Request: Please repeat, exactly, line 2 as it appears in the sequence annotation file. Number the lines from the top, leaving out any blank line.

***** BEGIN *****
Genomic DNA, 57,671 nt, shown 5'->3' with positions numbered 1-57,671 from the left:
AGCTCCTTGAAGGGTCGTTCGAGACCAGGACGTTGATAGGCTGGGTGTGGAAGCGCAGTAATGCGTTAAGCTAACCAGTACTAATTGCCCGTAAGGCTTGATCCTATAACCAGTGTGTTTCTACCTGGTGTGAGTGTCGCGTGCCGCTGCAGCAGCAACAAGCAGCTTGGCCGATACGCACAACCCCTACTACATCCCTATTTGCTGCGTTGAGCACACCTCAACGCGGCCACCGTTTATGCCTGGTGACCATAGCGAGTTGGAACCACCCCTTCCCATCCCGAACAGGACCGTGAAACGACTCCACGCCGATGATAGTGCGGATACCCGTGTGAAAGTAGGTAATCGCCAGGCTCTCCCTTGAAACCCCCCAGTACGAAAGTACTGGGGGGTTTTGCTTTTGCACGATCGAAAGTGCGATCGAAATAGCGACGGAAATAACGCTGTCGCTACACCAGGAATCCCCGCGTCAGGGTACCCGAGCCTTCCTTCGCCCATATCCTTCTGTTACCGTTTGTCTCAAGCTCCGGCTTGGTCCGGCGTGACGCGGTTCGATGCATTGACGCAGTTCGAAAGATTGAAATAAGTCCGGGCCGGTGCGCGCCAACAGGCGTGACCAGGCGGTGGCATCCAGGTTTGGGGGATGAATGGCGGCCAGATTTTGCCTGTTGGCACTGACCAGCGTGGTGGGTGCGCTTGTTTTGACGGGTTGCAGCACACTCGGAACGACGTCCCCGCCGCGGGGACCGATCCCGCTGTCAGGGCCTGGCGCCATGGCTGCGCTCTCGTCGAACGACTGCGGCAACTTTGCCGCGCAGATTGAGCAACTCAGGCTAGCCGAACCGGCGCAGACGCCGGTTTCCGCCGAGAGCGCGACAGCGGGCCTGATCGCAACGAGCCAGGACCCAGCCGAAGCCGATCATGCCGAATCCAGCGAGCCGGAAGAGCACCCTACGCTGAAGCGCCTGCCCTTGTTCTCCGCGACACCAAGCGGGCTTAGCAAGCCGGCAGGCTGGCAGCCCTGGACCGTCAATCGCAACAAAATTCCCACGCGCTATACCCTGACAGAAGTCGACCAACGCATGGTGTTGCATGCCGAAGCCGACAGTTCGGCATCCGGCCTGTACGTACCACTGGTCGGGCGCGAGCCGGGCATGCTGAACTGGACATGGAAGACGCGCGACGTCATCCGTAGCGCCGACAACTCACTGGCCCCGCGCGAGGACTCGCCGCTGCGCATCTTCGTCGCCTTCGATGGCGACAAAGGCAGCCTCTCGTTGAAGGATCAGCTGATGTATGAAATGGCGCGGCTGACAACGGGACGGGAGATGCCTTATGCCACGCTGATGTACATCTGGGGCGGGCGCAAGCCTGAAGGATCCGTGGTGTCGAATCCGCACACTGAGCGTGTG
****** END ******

AGCTCCTTGAAGGGTCGTTCGAGACCAGGACGTTGATAGGCTGGGTGTGGAAGCGCAGTAATGCGTTAAGCTAACCAGTACTAATTGCCCGTAAGGCTTGATCCTATAACCAGTGTGTTTCTACCTGGTGTGAGTGTCGCGTGCCGCTGCAGCAGCAACAAGCAGCTTGGCCGATACGCACAACCCCTACTACATCCCTATTTGCTGCGTTGAGCACACCTCAACGCGGCCACCGTTTATGCCTGGTGACCATAGCGAGTTGGAACCACCCCTTCCCATCCCGAACAGGACCGTGAAACGACTCCACGCCGATGATAGTGCGGATACCCGTGTGAAAGTAGGTAATCGCCAGGCTCTCCCTTGAAACCCCCCAGTACGAAAGTACTGGGGGGTTTTGCTTTTGCACGATCGAAAGTGCGATCGAAATAGCGACGGAAATAACGCTGTCGCTACACCAGGAATCCCCGCGTCAGGGTACCCGAGCCTTCCTTCGCCCATATCCTTCTGTTACCGTTTGTCTCAAGCTCCGGCTTGGTCCGGCGTGACGCGGTTCGATGCATTGACGCAGTTCGAAAGATTGAAATAAGTCCGGGCCGGTGCGCGCCAACAGGCGTGACCAGGCGGTGGCATCCAGGTTTGGGGGATGAATGGCGGCCAGATTTTGCCTGTTGGCACTGACCAGCGTGGTGGGTGCGCTTGTTTTGACGGGTTGCAGCACACTCGGAACGACGTCCCCGCCGCGGGGACCGATCCCGCTGTCAGGGCCTGGCGCCATGGCTGCGCTCTCGTCGAACGACTGCGGCAACTTTGCCGCGCAGATTGAGCAACTCAGGCTAGCCGAACCGGCGCAGACGCCGGTTTCCGCCGAGAGCGCGACAGCGGGCCTGATCGCAACGAGCCAGGACCCAGCCGAAGCCGATCATGCCGAATCCAGCGAGCCGGAAGAGCACCCTACGCTGAAGCGCCTGCCCTTGTTCTCCGCGACACCAAGCGGGCTTAGCAAGCCGGCAGGCTGGCAGCCCTGGACCGTCAATCGCAACAAAATTCCCACGCGCTATACCCTGACAGAAGTCGACCAACGCATGGTGTTGCATGCCGAAGCCGACAGTTCGGCATCCGGCCTGTACGTACCACTGGTCGGGCGCGAGCCGGGCATGCTGAACTGGACATGGAAGACGCGCGACGTCATCCGTAGCGCCGACAACTCACTGGCCCCGCGCGAGGACTCGCCGCTGCGCATCTTCGTCGCCTTCGATGGCGACAAAGGCAGCCTCTCGTTGAAGGATCAGCTGATGTATGAAATGGCGCGGCTGACAACGGGACGGGAGATGCCTTATGCCACGCTGATGTACATCTGGGGCGGGCGCAAGCCTGAAGGATCCGTGGTGTCGAATCCGCACACTGAGCGTGTG